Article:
That snag in B&W is giving us a hint of the snow that’s currently flooding parts of the Golden State. I’m itching to hear how you did in the High Sierras with the records setting snow they had this past season. Hopefully no echoes of the Donner Party. O_o

    • Thanks, Gunta.

      There are some things that California is missing, landscape-wise. The Colorado Plateau doesn’t extend that far west so, as you point out, no red rocks. And no kaleidoscope of fall colors as found in the North Woods. No cypress swamps either. But all in all, there’s a lot more there than is lacking, no question.

      No, no Donner Party-like issues. 🙂 In fact, there was still so much snow in the high country that there was very limited access. The road to Glacier Point in Yosemite opened three days before I arrived. But none of the High Sierra passes south of Carson Pass were open when I had to head to Lee Vining (May 20). Ebbets, Monitor and Sonora Passes are now accessible but Tioga is still closed (and there’s no estimated opening date). Monitor was the only one of the other three that opened before I left California on May 28.

      Once I crossed over to the Eastern Sierra via Carson Pass, access to the high country was similarly limited. The Tioga road eastbound was gated just four miles east of US 395; the Mammoth Lakes area was inaccessible beyond Twin Lakes. The Virginia Lakes road was open up to about five miles west of the first Virginia Lake. Lundy Canyon was technically accessible beyond Lundy Lake but the road was under several feet of water in places, making it a no-go without a high clearance vehicle (and impossible to hike). The Bristlecone Pine Forest in the White Mountains was closed (I think it just opened this past weekend).

      I’ll comment on this matter more in later posts.

  2. WOW … wonderful. I don’t believe I have seen a blog set this strong in a long while … if ever. I love everyone. There is truth to what the photographer said about California. I feel similarly about Colorado and just want to widen my radius a bit. Great compositions and scenes!

    • Thanks very much, Denise!

      You mentioned Colorado–I plan to be out there at the tail end of September/beginning of October (SW Colorado–the Elks and San Juans).

  3. Great shots! I especially love the B&W photo of Yosemite.

    I’ve lived in California my entire life and I will never get tired of its beauty. You’ve captured it wonderfully 🙂

    • Thanks very much!

  4. Looking forward to the rest of this trip Kerry. I like how you write about your trips and if I ever get over to the USA I’ll be looking through your archives for more information. Sounds like it didn’t all go quite to plan just from the few comments in this post 🙂 But obviously you got some pretty special images.

    • Thanks, Lee!

      The trip went pretty much according to expectations. The only real limitation was that extremely heavy winter snows made the trip from Yosemite to the Eastern Sierra a lot longer than it otherwise would have been (because it kept certain mountain pass roads closed) and that access to high country locations was reduced. But I always knew that both of these things were real possibilities (and by the time I left for California I knew that they were certainties). In terms of photo opportunities, it had minimal effect.

      • Fantastic! I had thought you may have fallen down a rabbit hole and wasted some days at the end of the earth 🙂

        • Ha. Everything went well until I saw the March Hare… 🙂

          Seriously, all in all it went really well.

  5. I think that only you could take in those three areas as quickly as you did and come away with the images that you’ve posted here. I’ve seen many other images of the parts of Yosemite that the images in this post are from, but never the same excellent compositions that you came up with!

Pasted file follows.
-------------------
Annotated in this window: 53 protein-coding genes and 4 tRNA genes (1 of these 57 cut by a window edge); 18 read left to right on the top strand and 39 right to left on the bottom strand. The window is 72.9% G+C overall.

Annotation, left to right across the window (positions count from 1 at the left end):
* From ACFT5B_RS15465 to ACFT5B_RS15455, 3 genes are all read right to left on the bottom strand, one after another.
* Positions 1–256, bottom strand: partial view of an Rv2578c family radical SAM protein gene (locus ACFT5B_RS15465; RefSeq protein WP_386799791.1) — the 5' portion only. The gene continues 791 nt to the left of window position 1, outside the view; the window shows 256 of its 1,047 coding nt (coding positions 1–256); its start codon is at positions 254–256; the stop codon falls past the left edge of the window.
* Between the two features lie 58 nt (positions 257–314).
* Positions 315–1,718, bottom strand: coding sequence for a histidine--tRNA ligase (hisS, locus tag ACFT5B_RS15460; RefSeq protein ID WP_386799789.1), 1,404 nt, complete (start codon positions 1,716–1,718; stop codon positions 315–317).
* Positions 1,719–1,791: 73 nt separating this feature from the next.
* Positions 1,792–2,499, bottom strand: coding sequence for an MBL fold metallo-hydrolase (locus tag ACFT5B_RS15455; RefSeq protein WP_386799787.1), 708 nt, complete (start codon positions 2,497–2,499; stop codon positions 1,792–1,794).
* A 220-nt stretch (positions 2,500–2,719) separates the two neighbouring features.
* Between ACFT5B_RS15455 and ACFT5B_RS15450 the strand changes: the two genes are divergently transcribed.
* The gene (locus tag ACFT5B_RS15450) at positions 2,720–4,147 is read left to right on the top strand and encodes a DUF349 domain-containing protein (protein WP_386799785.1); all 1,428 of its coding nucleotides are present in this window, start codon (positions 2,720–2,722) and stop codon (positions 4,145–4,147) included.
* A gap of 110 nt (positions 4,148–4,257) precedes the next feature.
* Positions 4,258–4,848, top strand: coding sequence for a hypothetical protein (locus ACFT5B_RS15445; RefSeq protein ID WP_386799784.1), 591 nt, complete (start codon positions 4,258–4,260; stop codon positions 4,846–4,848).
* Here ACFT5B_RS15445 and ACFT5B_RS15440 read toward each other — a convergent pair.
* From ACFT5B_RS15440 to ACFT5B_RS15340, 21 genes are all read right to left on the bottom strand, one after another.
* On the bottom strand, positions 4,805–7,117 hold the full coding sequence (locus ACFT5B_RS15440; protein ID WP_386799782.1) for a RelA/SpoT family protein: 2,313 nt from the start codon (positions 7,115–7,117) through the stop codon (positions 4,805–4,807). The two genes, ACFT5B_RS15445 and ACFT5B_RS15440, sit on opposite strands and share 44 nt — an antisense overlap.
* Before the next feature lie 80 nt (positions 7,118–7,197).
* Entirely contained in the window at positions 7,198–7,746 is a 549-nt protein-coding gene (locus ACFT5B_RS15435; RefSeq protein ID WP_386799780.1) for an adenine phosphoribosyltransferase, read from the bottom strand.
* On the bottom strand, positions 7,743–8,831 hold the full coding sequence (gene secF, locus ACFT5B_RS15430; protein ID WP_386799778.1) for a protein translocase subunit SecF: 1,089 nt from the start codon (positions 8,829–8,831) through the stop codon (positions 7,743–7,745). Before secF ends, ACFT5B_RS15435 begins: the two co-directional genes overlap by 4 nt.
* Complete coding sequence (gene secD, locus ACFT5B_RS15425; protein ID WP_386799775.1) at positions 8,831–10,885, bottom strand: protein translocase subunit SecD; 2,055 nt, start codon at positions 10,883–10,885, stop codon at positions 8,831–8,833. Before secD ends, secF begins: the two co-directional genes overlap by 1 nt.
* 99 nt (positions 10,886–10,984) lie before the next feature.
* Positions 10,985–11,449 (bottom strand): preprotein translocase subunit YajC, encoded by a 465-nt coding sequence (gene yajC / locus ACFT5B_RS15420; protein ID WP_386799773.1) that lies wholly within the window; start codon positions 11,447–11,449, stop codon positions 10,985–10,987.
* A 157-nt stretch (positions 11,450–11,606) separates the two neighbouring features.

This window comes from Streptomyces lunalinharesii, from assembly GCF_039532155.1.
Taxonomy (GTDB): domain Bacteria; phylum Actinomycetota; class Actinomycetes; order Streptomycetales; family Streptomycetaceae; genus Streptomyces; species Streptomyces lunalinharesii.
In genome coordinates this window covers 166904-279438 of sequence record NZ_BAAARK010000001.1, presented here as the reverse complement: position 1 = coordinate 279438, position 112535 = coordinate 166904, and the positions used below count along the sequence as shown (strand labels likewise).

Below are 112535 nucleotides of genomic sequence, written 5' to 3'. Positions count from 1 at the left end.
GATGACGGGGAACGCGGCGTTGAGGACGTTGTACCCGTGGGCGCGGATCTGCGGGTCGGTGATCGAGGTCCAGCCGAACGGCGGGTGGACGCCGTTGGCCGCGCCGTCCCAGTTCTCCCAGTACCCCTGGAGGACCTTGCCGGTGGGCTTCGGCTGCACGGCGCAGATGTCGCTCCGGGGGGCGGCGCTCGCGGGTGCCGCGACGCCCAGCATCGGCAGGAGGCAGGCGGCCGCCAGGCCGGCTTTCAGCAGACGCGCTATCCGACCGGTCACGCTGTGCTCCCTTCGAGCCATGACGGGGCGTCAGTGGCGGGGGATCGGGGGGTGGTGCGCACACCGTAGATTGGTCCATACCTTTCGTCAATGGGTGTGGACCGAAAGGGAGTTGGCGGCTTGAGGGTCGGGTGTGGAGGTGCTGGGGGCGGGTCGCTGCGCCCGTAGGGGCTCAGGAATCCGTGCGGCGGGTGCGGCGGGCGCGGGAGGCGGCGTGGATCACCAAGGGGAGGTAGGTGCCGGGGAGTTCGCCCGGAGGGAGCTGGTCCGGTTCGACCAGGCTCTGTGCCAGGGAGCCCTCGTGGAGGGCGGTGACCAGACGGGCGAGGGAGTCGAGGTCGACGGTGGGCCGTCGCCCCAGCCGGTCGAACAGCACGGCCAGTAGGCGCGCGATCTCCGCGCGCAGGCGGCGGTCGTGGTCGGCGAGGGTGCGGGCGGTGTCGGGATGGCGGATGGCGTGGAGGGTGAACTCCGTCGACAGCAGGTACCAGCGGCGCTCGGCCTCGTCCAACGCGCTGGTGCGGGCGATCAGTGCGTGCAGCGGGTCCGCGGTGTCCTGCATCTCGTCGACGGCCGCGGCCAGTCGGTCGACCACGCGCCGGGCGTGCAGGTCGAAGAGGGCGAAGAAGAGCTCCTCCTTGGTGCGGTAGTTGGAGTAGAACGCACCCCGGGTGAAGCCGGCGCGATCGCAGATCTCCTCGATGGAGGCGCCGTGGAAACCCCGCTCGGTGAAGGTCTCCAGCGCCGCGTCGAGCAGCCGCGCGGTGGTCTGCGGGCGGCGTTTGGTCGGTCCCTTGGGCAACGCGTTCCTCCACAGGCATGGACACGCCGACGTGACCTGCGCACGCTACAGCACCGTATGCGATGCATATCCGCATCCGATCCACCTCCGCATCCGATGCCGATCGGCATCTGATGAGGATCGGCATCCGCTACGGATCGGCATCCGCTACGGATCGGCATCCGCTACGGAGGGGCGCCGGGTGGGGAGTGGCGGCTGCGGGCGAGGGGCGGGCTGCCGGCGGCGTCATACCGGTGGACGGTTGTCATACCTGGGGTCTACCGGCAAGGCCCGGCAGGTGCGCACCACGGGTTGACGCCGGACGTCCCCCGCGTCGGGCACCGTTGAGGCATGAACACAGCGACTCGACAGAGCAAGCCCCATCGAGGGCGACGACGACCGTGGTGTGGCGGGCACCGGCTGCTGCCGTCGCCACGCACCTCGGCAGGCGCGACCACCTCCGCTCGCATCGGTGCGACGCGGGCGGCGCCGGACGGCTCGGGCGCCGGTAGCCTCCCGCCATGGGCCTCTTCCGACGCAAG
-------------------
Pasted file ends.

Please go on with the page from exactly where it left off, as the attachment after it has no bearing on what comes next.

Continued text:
• Thanks very much, Jerry–I really appreciate the kind words.

      And thanks for noticing the Yosemite compositions. The images I posted are more or less a random assortment of what I’ve processed to date–which is probably only 10-15% of the total images fro the trip. I tried hard during my time in the valley not to rely on obvious compositions. Even on the one extended time when I photographed from Tunnel View, where producing unique images is a real challenge, I played around with the telephoto lens quite a bit. And I didn’t go up there as sunset approached, as most people do. I wasn’t interested in jockeying for position with a bunch of other tripods, so I went up there at sunrise.

  6. Your pictures are absolutely wonderful. Thank you so much for sharing them.

    • My pleasure. Thanks very much for the kind words.

  7. I love this series, especially the placement of a tree in the foreground with lovely lines as a part of the composition for the backdrop. Beautifully placed.

    • Thanks very much, Jane!

  8. I am soaking up the beauty of your photographs! Stunning scenery and animals. You capture the essence beautifully.

    • Thanks very much, Roland!

  9. […] had a bit more than an hour of daylight remaining once I finally reached the park.  As I mentioned in the intoductory post to this series, I’d been to Yosemite once before–16 years earlier.  I didn’t remember all that […]

  10. This post is a great introduction to your trip.Looking forward to seeing and reading more.

  11. Yosemite is the most beautiful place I visited in California 2 years ago, always good to see some pics of it 😊

    • Thanks for taking the time to stop by and leave a comment.

  12. Your photos are beautiful!

    • Thanks very much!

  13. When I came back from California, the first thing they asked me was whether or not I went hiking at Yosemite. Definitely adding this to my bucket list.

    Thanks for sharing. Beautiful pictures!

  14. Beautiful 💜

  15. Your photos are absolutely beautiful! I need to go back soon!

    • Thanks very much!

  16. Beautiful photos. It is amazing that so many relates to California as “Los Angeles” or “Hollywood”. Some of the photos you took I first thought was from Montana, that shows how vast is the contrast of scenery in California State.

    • Thanks! And, you’re right; the California landscape is remarkably varied.

  17. […] ever taken in any prior year.  I started out in South Florida in February; I spent time in California in May; and during a two-week period overlapping September and October I was in Colorado.  All […]

  18. […] instance, I was on my own for the entirety of all three photo trips I took last year:  Florida, California and Colorado.  On this trip to Alaska–during which I was on the ground for 12 days–I […]

  19. […] when I returned to California in May of 2017–ostensibly to spend time photographing in Yosemite National Park and the […]

  20. […] forward two years. On a trip to California in May, 2017 that was mostly about Yosemite National Park and the Eastern Sierra, I shoehorned […]